Fire Cider – I think this concept was originally done by Bragg’s, who has for decades put out a product called Cyclone Cider (I remember marveling at it as a teen), but has more recently been popularized by Rosemary Gladstar.  Into a large jar, chop onions, garlic, ginger root, horseradish, and cayenne.  Some people add turmeric as well.  There are specific recipes on line, but I make it up as I go, depending on what is around.  Cover ingredients with apple cider vinegar and let sit until you need it.  Too use, mix with a little of the garlic honey, taking about a tablespoon at a time.
None of the items on the shopping list will go to waste, and it’s a good idea to keep an eye on them since they are things that we use in every day cooking.  By keeping them in the house, I’ve saved myself (and my fellow shoppers) some very unsightly exposure.  If you’ve got your chicken stock frozen, your syrups lined up in gleaming bottles, and your tinctures ready to strain, good!  But if you’re an in-betweener like almost all of us, hopefully this will make you feel a little less guilty about that can of chicken noodle soup and saltines that might be the only thing that your little one is willing to eat today.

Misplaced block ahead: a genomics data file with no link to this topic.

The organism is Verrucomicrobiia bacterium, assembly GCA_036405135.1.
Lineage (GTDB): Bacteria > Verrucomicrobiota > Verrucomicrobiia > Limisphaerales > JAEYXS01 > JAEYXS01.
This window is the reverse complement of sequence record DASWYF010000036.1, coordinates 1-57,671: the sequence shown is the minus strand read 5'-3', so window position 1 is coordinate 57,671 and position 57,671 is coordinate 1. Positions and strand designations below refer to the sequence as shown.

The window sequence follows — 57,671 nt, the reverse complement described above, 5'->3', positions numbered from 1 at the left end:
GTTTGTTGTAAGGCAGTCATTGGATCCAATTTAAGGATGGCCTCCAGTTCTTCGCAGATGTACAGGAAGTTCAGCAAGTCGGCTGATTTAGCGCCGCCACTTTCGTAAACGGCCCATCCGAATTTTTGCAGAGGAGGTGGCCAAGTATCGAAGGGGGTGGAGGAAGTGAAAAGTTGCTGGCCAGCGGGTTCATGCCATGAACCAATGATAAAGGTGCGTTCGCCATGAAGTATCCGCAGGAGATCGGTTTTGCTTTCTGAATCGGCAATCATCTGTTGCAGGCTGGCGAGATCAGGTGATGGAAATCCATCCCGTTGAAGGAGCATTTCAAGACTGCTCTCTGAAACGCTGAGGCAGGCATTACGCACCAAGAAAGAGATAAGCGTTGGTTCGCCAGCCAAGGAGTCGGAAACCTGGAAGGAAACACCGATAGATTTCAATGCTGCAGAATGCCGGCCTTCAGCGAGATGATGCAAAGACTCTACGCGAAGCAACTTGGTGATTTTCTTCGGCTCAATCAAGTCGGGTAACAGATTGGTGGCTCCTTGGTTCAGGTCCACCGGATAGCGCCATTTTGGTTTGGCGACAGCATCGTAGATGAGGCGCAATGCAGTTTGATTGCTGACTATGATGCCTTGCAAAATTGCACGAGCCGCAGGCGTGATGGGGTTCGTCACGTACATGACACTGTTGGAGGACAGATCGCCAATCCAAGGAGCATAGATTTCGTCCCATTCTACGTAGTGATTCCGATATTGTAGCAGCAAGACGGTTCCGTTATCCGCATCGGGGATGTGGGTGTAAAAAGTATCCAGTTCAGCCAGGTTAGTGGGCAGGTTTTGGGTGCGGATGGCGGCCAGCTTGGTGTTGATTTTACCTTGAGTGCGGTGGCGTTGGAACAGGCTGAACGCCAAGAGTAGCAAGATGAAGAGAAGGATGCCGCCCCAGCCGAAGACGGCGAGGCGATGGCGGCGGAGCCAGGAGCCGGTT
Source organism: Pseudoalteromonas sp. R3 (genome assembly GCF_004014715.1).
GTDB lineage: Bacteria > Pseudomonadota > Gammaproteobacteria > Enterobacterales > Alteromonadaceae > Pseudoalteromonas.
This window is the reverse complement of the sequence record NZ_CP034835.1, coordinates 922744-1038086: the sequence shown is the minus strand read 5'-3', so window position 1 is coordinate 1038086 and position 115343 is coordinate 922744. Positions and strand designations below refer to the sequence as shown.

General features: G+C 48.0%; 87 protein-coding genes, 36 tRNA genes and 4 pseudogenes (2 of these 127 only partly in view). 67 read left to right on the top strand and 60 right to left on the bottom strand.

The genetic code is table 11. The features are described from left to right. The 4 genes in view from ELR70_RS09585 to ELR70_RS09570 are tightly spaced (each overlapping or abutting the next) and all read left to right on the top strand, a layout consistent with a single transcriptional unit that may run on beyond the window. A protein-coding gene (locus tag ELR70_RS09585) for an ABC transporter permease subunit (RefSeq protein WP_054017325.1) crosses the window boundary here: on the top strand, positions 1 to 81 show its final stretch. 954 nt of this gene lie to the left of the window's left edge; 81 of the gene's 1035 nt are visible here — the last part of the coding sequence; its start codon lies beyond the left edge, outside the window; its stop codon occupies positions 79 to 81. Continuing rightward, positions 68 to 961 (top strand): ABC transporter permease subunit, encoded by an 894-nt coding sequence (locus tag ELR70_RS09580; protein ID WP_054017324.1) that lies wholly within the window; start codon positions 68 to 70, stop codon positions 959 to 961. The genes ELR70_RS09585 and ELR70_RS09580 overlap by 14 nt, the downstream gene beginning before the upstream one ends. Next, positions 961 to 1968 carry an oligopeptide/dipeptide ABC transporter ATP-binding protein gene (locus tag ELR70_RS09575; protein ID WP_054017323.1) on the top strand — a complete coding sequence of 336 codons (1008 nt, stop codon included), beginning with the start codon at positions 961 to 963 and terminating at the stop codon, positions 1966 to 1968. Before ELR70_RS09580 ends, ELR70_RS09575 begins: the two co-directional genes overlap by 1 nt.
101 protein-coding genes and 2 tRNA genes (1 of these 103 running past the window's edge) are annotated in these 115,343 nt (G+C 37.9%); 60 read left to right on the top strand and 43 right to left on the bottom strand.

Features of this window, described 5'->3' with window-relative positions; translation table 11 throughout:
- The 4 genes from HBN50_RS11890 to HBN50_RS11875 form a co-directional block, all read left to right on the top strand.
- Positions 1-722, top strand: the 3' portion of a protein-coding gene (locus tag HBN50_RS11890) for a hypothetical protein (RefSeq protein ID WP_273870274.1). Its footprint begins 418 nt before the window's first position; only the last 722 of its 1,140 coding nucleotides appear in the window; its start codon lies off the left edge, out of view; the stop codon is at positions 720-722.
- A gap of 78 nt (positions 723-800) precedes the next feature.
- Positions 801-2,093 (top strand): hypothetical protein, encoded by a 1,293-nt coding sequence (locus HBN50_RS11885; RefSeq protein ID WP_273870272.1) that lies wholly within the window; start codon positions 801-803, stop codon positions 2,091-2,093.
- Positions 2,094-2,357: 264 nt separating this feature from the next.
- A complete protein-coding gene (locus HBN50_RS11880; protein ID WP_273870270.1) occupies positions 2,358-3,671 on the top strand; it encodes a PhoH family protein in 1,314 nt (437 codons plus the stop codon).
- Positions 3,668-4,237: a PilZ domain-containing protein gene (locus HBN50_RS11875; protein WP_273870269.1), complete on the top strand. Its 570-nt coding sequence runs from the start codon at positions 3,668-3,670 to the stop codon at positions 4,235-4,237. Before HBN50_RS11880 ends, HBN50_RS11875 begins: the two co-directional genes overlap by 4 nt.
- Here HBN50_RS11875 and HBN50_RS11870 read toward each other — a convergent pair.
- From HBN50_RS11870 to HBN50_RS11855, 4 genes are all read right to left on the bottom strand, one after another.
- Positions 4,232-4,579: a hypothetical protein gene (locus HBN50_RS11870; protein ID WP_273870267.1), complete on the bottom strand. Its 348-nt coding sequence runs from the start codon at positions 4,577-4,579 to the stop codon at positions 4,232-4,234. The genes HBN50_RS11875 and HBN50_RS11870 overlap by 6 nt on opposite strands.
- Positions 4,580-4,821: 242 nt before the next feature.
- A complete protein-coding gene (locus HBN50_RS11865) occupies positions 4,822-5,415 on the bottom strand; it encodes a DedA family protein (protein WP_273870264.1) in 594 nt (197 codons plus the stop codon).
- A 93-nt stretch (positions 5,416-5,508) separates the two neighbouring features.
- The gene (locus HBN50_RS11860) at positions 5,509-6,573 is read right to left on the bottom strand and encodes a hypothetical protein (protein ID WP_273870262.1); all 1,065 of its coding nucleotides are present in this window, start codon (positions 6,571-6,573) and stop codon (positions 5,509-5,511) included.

Wednesday, January 01, 2014

Hey there 2014! Come on in!

I might be one of the few to be looking back on 2013 with great fondness and waving a reluctant farewell.  As years go, it was one of the best.

Since my life is so wrapped up in how the magazine/business does, the unprecedented growth happening here has been the base from which every other good thing flowed.  After slogging along for 12 years, suddenly we had strong support, amazing surprises, and totally unexpected shoves into the limelight.  There were several instances of being blind-sided by good fortune.

One of the biggest lessons learned was that when things got stale or frustrating, taking a single step or action to make it better set all kinds of other things into action.  It should be noted that years of setting the stage helped make that happen, but since I really tend to drag my feet when it comes to changing things that have been *okay* it was a good lesson to learn.